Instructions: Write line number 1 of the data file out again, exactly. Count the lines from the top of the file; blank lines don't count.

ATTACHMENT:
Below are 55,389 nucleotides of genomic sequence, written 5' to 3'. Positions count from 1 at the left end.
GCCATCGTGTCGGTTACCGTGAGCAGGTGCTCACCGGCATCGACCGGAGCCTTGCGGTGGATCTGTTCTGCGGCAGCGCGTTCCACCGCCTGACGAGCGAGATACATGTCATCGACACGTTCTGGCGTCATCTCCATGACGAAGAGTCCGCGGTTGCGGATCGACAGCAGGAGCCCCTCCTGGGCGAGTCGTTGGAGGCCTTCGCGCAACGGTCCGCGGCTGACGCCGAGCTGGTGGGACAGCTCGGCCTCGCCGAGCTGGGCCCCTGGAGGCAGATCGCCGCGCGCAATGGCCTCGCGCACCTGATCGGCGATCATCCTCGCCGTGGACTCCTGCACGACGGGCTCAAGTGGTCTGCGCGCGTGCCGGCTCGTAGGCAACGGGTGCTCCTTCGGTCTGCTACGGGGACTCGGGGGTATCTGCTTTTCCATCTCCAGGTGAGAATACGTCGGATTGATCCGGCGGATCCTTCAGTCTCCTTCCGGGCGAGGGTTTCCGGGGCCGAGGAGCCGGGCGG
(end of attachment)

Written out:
Below are 55,389 nucleotides of genomic sequence, written 5' to 3'. Positions count from 1 at the left end.